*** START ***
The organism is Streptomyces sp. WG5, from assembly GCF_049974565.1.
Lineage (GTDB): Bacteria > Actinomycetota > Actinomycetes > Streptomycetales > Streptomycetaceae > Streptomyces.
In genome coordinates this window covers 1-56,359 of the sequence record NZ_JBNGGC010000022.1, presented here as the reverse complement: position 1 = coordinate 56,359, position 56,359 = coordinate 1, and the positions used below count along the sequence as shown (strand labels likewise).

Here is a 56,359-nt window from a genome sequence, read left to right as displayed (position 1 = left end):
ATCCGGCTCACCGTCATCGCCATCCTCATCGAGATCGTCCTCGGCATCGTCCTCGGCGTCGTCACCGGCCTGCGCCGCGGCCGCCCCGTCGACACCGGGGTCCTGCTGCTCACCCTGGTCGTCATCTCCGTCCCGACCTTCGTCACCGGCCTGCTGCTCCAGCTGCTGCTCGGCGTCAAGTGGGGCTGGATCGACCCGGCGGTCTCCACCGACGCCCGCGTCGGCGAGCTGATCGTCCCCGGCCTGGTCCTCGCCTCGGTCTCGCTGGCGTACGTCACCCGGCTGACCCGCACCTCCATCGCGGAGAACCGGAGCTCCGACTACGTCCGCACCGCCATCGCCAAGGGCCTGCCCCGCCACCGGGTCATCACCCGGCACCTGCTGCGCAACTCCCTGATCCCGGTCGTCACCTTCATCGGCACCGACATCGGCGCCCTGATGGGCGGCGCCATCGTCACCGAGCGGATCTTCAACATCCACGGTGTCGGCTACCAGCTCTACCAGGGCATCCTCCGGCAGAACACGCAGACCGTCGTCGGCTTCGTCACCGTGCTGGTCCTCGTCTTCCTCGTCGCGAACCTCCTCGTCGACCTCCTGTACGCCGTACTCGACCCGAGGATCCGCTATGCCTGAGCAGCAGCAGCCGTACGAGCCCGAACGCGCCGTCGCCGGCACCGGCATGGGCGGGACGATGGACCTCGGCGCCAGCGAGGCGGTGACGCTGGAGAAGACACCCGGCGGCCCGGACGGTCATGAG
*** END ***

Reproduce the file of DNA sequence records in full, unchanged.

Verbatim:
The organism is Streptomyces sp. WG5, from assembly GCF_049974565.1.
Lineage (GTDB): Bacteria > Actinomycetota > Actinomycetes > Streptomycetales > Streptomycetaceae > Streptomyces.
In genome coordinates this window covers 1-56,359 of the sequence record NZ_JBNGGC010000022.1, presented here as the reverse complement: position 1 = coordinate 56,359, position 56,359 = coordinate 1, and the positions used below count along the sequence as shown (strand labels likewise).

Here is a 56,359-nt window from a genome sequence, read left to right as displayed (position 1 = left end):
ATCCGGCTCACCGTCATCGCCATCCTCATCGAGATCGTCCTCGGCATCGTCCTCGGCGTCGTCACCGGCCTGCGCCGCGGCCGCCCCGTCGACACCGGGGTCCTGCTGCTCACCCTGGTCGTCATCTCCGTCCCGACCTTCGTCACCGGCCTGCTGCTCCAGCTGCTGCTCGGCGTCAAGTGGGGCTGGATCGACCCGGCGGTCTCCACCGACGCCCGCGTCGGCGAGCTGATCGTCCCCGGCCTGGTCCTCGCCTCGGTCTCGCTGGCGTACGTCACCCGGCTGACCCGCACCTCCATCGCGGAGAACCGGAGCTCCGACTACGTCCGCACCGCCATCGCCAAGGGCCTGCCCCGCCACCGGGTCATCACCCGGCACCTGCTGCGCAACTCCCTGATCCCGGTCGTCACCTTCATCGGCACCGACATCGGCGCCCTGATGGGCGGCGCCATCGTCACCGAGCGGATCTTCAACATCCACGGTGTCGGCTACCAGCTCTACCAGGGCATCCTCCGGCAGAACACGCAGACCGTCGTCGGCTTCGTCACCGTGCTGGTCCTCGTCTTCCTCGTCGCGAACCTCCTCGTCGACCTCCTGTACGCCGTACTCGACCCGAGGATCCGCTATGCCTGAGCAGCAGCAGCCGTACGAGCCCGAACGCGCCGTCGCCGGCACCGGCATGGGCGGGACGATGGACCTCGGCGCCAGCGAGGCGGTGACGCTGGAGAAGACACCCGGCGGCCCGGACGGTCATGAG